|Wesley R. Elsberry
Joined: May 2002
This one's a treat: William Dembski complaining that someone else fails to use "accurate representation" and compounding that with a claim that he himself delivers "accurate representation".
Dembski's reply to WSJ article `flaws in intelligent design'
Sharon Begley's article regarding "flaws in intelligent design" misrepresents the current state of the debate.
If evolutionists really had an answer to the origin of the bacterial flagellum in purely materialistic terms (i.e., invoking only material mechanisms like natural selection and random variation), they would merely need to state the answer and intelligent design would be dead in the water. The very fact that these issues are being discussed in the Wall Street Journal indicates that the debate is far from over. For an accurate representation of the current debate about microsyringes, bacterial flagella, and irreducibly complex systems generally, see my article "Irreducible Complexity Revisited" at URL=http://www.designinference.com/documents/2004.01.Irred_Compl_Revisited.pdf.]http://www.designinference.com/documen....ed.pdf.[/URL]
We can be sure that "accurate representation" was not at the top of Dembski's agenda when he described Richard Dawkins's "weasel" program as having three steps, when two of the steps provided by Dembski do not appear anywhere in Dawkins's writings. (Further, the second time Dembski did this was in "No Free Lunch", and I had already written him in email and via an email list some months before NFL was published to inform him of the problem.)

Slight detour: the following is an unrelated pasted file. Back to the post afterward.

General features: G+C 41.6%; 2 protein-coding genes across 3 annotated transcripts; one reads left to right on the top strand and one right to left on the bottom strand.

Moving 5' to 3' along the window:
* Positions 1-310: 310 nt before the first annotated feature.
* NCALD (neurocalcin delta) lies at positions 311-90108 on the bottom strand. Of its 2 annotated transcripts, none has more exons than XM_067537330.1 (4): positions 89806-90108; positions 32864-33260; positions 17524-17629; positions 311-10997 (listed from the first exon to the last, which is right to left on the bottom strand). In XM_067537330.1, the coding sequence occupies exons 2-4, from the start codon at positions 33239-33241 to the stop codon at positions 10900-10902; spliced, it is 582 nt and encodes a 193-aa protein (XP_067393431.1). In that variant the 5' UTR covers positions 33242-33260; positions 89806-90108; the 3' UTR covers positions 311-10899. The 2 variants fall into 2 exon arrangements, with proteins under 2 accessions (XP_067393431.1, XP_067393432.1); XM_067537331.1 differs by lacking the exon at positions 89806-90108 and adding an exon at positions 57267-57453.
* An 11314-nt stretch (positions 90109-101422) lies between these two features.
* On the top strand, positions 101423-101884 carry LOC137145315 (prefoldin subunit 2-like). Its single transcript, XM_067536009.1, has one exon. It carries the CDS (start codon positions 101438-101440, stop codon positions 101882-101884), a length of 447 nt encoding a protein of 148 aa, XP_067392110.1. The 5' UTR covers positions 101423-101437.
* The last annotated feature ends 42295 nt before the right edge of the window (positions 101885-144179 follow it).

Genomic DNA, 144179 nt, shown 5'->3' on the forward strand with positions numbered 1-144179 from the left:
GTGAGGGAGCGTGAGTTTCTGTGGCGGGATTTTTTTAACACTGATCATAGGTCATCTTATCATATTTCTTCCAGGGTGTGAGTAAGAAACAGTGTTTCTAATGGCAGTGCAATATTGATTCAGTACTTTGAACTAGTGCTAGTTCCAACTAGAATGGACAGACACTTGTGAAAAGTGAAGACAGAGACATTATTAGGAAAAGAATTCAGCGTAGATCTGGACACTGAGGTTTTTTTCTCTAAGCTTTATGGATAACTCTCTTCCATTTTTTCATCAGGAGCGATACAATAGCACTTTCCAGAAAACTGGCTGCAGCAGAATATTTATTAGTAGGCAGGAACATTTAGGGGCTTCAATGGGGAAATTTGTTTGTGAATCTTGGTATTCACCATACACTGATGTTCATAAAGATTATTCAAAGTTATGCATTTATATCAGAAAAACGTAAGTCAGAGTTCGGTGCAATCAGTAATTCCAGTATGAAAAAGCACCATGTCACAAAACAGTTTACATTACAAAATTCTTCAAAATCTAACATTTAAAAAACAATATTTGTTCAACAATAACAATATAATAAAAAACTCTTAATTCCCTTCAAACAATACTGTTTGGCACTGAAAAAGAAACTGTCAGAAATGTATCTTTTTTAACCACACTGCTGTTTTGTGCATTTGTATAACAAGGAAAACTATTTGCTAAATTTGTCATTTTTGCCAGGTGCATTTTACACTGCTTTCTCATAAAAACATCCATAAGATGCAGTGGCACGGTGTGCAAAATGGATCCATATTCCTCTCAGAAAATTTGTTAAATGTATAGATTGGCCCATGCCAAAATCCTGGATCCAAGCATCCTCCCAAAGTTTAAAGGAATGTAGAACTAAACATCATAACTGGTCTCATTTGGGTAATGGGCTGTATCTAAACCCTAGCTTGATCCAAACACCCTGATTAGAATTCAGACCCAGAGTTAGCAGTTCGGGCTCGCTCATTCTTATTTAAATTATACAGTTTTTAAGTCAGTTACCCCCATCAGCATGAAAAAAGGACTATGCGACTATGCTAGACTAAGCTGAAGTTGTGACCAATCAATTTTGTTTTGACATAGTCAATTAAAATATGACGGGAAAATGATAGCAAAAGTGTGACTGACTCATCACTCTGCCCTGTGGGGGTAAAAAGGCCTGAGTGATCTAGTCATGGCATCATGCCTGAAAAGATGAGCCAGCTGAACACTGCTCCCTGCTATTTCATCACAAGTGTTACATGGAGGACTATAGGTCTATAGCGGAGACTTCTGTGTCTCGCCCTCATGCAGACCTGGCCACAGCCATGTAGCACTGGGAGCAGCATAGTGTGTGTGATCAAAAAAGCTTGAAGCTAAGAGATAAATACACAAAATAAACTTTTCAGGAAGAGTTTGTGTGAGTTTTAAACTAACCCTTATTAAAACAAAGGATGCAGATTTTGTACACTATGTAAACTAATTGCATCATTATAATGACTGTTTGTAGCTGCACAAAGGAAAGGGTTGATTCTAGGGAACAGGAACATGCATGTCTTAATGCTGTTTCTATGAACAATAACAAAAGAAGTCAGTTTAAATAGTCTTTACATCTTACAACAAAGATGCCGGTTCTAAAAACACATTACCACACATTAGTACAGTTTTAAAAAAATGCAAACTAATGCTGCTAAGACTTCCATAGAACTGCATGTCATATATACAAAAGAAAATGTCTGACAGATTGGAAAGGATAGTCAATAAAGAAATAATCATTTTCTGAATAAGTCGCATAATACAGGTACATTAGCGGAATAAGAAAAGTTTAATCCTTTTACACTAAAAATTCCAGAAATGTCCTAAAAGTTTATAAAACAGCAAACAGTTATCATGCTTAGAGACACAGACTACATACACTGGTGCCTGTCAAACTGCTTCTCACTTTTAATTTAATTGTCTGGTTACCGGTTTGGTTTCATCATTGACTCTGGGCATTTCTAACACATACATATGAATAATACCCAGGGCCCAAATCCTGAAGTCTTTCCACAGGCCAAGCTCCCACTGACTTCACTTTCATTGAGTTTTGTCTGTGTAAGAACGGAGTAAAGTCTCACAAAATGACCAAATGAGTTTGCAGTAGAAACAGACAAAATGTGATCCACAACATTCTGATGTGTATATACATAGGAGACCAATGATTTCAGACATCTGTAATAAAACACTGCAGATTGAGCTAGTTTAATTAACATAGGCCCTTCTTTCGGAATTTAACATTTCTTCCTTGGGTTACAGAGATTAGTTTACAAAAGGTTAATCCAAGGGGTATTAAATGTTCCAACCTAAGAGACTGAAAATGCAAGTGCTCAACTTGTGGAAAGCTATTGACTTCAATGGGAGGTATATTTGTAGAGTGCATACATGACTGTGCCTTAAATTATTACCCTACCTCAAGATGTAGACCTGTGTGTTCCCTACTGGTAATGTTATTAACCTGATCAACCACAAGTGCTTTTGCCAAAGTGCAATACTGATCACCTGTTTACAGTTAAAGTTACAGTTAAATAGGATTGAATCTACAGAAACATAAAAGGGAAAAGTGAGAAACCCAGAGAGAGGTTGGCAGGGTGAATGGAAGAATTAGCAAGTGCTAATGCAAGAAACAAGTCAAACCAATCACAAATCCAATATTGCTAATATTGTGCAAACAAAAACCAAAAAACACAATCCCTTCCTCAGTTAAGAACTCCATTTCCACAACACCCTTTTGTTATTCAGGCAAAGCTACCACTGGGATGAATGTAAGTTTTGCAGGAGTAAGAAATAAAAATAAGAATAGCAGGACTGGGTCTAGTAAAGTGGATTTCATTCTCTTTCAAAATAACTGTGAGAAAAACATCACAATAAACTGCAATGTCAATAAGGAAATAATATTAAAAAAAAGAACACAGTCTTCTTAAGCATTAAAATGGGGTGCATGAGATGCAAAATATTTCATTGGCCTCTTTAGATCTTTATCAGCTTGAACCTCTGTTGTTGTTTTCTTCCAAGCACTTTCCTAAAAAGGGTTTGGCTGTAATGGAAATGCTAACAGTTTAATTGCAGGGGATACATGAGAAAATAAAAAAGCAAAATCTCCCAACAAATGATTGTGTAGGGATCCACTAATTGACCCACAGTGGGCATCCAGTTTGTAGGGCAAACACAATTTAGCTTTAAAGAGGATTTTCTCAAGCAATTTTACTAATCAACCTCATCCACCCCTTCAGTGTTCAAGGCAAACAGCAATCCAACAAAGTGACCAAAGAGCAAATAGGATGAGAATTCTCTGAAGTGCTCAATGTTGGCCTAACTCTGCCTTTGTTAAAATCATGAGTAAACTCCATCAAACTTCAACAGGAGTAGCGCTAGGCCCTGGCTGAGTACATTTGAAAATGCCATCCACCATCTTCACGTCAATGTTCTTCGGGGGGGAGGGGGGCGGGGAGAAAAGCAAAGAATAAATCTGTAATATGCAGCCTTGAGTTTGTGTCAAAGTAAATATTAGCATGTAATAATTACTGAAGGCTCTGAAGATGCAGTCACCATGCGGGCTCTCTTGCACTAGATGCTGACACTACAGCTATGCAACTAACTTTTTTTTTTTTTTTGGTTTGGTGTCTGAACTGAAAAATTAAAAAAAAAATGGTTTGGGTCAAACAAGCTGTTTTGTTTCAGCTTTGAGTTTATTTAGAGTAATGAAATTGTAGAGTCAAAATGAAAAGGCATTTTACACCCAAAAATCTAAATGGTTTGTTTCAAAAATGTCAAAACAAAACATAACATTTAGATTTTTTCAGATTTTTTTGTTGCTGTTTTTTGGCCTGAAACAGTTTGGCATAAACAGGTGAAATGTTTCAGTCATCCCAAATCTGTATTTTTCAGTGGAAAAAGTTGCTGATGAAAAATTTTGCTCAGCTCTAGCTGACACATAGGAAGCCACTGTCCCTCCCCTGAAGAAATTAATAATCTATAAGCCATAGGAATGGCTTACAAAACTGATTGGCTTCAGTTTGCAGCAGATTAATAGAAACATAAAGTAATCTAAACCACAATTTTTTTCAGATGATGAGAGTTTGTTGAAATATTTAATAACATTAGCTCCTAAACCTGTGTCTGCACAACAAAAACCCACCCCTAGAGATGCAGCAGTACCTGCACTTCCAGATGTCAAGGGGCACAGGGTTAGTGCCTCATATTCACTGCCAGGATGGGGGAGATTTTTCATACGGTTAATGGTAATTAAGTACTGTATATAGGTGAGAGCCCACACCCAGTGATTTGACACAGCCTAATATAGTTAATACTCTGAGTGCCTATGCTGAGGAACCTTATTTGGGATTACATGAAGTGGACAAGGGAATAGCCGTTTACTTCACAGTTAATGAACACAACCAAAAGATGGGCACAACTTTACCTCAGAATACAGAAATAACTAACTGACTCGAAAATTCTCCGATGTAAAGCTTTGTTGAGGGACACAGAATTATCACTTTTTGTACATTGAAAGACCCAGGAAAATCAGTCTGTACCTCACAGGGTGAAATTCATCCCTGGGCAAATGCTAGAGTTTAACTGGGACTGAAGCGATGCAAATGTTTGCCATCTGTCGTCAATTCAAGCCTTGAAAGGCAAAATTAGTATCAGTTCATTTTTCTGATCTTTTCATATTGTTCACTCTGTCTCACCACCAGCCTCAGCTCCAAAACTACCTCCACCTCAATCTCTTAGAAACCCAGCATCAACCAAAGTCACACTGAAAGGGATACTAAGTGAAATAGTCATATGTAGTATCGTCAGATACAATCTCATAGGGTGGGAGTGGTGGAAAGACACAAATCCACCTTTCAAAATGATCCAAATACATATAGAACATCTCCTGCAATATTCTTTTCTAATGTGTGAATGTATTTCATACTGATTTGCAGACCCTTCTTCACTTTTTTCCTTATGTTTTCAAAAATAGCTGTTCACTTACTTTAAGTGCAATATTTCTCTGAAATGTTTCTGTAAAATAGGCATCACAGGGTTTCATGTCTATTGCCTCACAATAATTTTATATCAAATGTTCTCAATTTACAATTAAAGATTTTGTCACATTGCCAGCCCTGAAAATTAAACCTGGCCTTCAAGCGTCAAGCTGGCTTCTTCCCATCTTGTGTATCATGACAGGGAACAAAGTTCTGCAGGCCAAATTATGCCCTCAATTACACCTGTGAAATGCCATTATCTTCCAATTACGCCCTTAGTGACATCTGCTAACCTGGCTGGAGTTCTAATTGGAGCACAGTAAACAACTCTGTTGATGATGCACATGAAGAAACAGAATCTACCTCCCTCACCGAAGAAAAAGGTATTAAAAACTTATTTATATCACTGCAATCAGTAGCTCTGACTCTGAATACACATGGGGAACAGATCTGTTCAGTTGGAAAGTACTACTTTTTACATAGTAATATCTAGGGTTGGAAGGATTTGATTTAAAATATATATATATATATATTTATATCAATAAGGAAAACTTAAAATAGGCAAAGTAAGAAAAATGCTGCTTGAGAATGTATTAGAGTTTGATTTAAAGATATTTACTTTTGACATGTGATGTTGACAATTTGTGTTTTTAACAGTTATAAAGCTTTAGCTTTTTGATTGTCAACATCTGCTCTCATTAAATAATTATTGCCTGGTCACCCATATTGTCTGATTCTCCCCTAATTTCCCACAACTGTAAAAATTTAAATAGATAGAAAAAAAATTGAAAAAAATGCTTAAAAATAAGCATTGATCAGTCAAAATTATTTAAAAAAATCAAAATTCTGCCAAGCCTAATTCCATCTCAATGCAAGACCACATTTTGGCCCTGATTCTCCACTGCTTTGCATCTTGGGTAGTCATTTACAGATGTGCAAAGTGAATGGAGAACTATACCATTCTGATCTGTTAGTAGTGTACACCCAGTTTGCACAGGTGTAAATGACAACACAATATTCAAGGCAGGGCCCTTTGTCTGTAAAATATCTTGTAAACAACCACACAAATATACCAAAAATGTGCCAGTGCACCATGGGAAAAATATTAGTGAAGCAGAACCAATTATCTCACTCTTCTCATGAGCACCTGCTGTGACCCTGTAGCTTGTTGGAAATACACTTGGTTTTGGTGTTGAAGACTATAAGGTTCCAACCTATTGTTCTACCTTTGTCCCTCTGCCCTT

Similarly, "accurate representation" was not Dembski's concern when he sought to make a sweeping claim that evolutionary computation was inclusive of artificial neural systems.
By an evolutionary algorithm I mean any well-defined mathematical procedure that generates contingency via some chance process and then sifts it via some law-like process. The Darwinian mechanism, simulated annealing, neural nets, and genetic algorithms all fall within this broad definition of evolutionary algorithms.
Source -- WA Dembski, "CAN EVOLUTIONARY ALGORITHMS GENERATE SPECIFIED COMPLEXITY?", presentation at the "Nature of Nature" conference, Baylor University, April, 2000.]
I pointed out that this classification was quite erroneous at Classification of Artificial Neural Systems: Is Stochasticity a Reliable Diagnostic Character?
NFL was published one and a half years after my critique was put on the web. That would give anyone time to fix things, right? Wrong.
Previously, Dembski had stated that "neural nets" were instances of evolutionary algorithms; in NFL, Dembski says that "training neural nets" by evolutionary computation are instances of evolutionary algorithms. The previous claim was simply false and the new claim is based upon the fact that some people do apply evolutionary computation to the problem of training neural nets. It reduces to the claim that instances of evolutionary computation are evolutionary computation; mentioning "neural nets" at all in that context seems unlikely to do anything but lead readers to the erroneous conclusion that the original claim has not been abandoned. Such basic errors as these reduce the credibility of his claims to achieve "accurate representation".
"You can't teach an old dogma new tricks." - Dorothy Parker